Study compares stomach acid control of three proton pump inhibitors in chronic NSAID users
Analysis includes both COX-2 and non-selective NSAIDs
CHICAGO, IL, May 16th, 2005 ¡V Data from a clinical trial comparing stomach acid control of three proton pump inhibitors (PPIs), esomeprazole magnesium (NEXIUM®), lansoprazole (Prevacid), and pantoprazole (Protonix), in chronic users of non-steroidal anti-inflammatory drugs (NSAIDs) were presented today at the annual Digestive Disease Week® (DDW®). The analysis included users of traditional NSAIDs and selective COX-2 inhibitors.
The results of the multicenter, randomized, three-way, crossover study of 77 chronic users of COX-2 inhibitors or nonselective NSAIDs found that esomeprazole maintained a pH of greater than 4.0 for 17.8 hours (74.3 percent) of the 24-hour period while lansoprazole maintained it for 15.9 hours (66.4 percent, P=.0003)) and pantoprazole for 14.6 hours (60.7 percent, P<.0001).
"It is well known that long-term NSAID users are at increased risk for stomach ulcers, which is often a deterrent to long-term treatment. Acid control can reduce this risk and proton pump inhibitors have been shown to reduce the incidence of ulcers associated with chronic NSAID use," said Jay L. Goldstein, M.D., Professor of Medicine, Vice Head for Clinical Affairs, Department of Medicine, University of Illinois at Chicago and lead investigator for the study. "PPIs provide the acid control necessary to reduce the risk of stomach ulcers, allowing patients to continue the use of medications that provide them with pain and inflammation relief. This study compares the ability of three proton pump inhibitors to control stomach acid."
Approximately 70 percent of people over the age of 65 take NSAIDs at least once a week and nearly half of them take seven doses or more per week. NSAID use is one of the most common causes of gastroduodenal injury in the United States. Approximately half of all people who regularly take NSAIDs have gastric erosions and between 15 percent and 30 percent have ulcers.1
Study participants were required to have a condition that required treatment with daily, prescription-strength doses of a COX-2 or nonselective NSAID for at least one month. They also were required to be free from Helicobacter pylori -- bacteria often associated with stomach ulcers.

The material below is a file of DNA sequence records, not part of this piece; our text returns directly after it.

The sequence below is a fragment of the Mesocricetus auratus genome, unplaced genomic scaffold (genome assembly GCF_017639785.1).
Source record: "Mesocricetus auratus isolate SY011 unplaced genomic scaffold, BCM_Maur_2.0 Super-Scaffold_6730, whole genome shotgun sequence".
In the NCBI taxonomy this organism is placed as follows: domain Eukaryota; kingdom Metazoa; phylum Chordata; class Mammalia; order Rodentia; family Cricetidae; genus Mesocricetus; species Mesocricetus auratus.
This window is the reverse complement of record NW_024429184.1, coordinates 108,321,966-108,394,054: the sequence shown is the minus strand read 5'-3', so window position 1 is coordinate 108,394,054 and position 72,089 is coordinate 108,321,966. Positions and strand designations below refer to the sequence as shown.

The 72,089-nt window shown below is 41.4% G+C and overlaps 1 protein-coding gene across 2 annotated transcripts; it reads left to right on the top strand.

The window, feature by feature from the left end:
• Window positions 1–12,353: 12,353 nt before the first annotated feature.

Participants were randomly assigned to one of three treatment groups. Each treatment group received once-daily oral doses of esomeprazole (40 mg), lansoprazole (30 mg) or pantoprazole (40 mg) for five days followed by a 10-day break. The same regimen was followed for each of the two remaining treatments. Each treatment group received the study drugs in a different sequence. Pantoprazole is not indicated for risk reduction of NSAID-associated gastric ulcers.
By the end of the study, all patients received five-day courses of all three proton pump inhibitors. On day five of each treatment period, patients underwent a catheter- based 24-hour pH study to evaluate the percent of time gastric pH was greater than 4.0 (pH is measured on a 14-point scale with 7 being neutral and lower numbers being more acidic).
Among COX-2 users (e.g., Celebrex, Vioxx, and Bextra, n=38) esomeprazole maintained a pH of greater than 4.0 for 17.5 hours compared with 16.1 hours for lansoprazole and 14.6 hours for pantoprazole. Among users of nonselective NSAIDs (e.g., ibuprofen, naproxen, n=39) esomeprazole maintained a pH of greater than 4.0 for 18.1 hours compared with 15.8 for lansoprazole and 14.6 hours for pantoprazole.
The most common side effects of esomeprazole include headache, diarrhea and abdominal pain.
About Digestive Disease Week®
Digestive Disease Week® (DDW®) is the largest international gathering of physicians, researchers and academics in the fields of gastroenterology, hepatology, endoscopy and gastrointestinal surgery. Jointly sponsored by the American Association for the Study of Liver Diseases (AASLD), the American Gastroenterological Association (AGA), the American Society for Gastrointestinal Endoscopy (ASGE) and the Society for Surgery of the Alimentary Tract (SSAT), DDW® takes place May 14-19, 2005 in Chicago. The meeting showcases approximately 5,000 abstracts and hundreds of lectures on the latest advances in GI research, medicine and technology.
NEXIUM® (esomeprazole magnesium) delayed-release capsules
NEXIUM is indicated for reducing the risk of gastric (stomach) ulcers developing among at-risk patients on continuous NSAID therapy. Patients are considered to be at risk if they are 60 and over, or if they have a history of previous stomach ulcer. NEXIUM is also approved for treating frequent, persistent heartburn and other symptoms associated with acid reflux disease as well as healing erosive esophagitis. Most erosions heal in 4 to 8 weeks. Individual results may vary, and only a doctor can determine if erosions to the esophagus have occurred. Symptom relief does not rule out the existence of other serious stomach conditions.
For full prescribing information for NEXIUM please visit www.purplepill.com
AstraZeneca is a major international healthcare business engaged in the research, development, manufacture and marketing of prescription pharmaceuticals and the supply of healthcare services. It is one of the world's leading pharmaceutical companies with healthcare sales of over $21.4 billion and leading positions in sales of gastrointestinal, cardiovascular, respiratory, oncology and neuroscience products. In the United States, AstraZeneca is a $9.6 billion healthcare business with more than 12,000 employees. AstraZeneca is listed in the Dow Jones Sustainability Index (Global) as well as the FTSE4Good Index.
Source: Eurekalert & othersLast reviewed: By John M. Grohol, Psy.D. on 21 Feb 2009
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